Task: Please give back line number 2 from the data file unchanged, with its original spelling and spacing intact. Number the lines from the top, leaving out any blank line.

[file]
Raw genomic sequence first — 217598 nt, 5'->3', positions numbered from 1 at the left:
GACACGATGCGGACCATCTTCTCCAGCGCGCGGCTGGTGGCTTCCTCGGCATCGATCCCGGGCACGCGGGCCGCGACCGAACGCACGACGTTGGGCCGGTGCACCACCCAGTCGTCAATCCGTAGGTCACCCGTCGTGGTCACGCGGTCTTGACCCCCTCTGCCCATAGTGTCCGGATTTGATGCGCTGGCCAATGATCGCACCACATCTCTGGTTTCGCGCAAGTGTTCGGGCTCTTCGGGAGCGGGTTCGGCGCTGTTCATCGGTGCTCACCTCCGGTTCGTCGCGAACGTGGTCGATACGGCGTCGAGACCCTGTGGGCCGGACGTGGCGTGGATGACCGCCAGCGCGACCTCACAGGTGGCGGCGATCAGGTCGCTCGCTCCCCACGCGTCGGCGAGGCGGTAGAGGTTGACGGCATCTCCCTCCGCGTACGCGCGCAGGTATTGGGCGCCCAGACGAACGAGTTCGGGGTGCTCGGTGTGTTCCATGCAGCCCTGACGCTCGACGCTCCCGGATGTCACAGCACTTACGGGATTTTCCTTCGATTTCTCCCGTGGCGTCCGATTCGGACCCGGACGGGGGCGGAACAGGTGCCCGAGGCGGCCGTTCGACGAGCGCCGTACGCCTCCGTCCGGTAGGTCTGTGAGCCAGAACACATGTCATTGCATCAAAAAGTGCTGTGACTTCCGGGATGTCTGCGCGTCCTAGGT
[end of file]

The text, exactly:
GACACGATGCGGACCATCTTCTCCAGCGCGCGGCTGGTGGCTTCCTCGGCATCGATCCCGGGCACGCGGGCCGCGACCGAACGCACGACGTTGGGCCGGTGCACCACCCAGTCGTCAATCCGTAGGTCACCCGTCGTGGTCACGCGGTCTTGACCCCCTCTGCCCATAGTGTCCGGATTTGATGCGCTGGCCAATGATCGCACCACATCTCTGGTTTCGCGCAAGTGTTCGGGCTCTTCGGGAGCGGGTTCGGCGCTGTTCATCGGTGCTCACCTCCGGTTCGTCGCGAACGTGGTCGATACGGCGTCGAGACCCTGTGGGCCGGACGTGGCGTGGATGACCGCCAGCGCGACCTCACAGGTGGCGGCGATCAGGTCGCTCGCTCCCCACGCGTCGGCGAGGCGGTAGAGGTTGACGGCATCTCCCTCCGCGTACGCGCGCAGGTATTGGGCGCCCAGACGAACGAGTTCGGGGTGCTCGGTGTGTTCCATGCAGCCCTGACGCTCGACGCTCCCGGATGTCACAGCACTTACGGGATTTTCCTTCGATTTCTCCCGTGGCGTCCGATTCGGACCCGGACGGGGGCGGAACAGGTGCCCGAGGCGGCCGTTCGACGAGCGCCGTACGCCTCCGTCCGGTAGGTCTGTGAGCCAGAACACATGTCATTGCATCAAAAAGTGCTGTGACTTCCGGGATGTCTGCGCGTCCTAGGT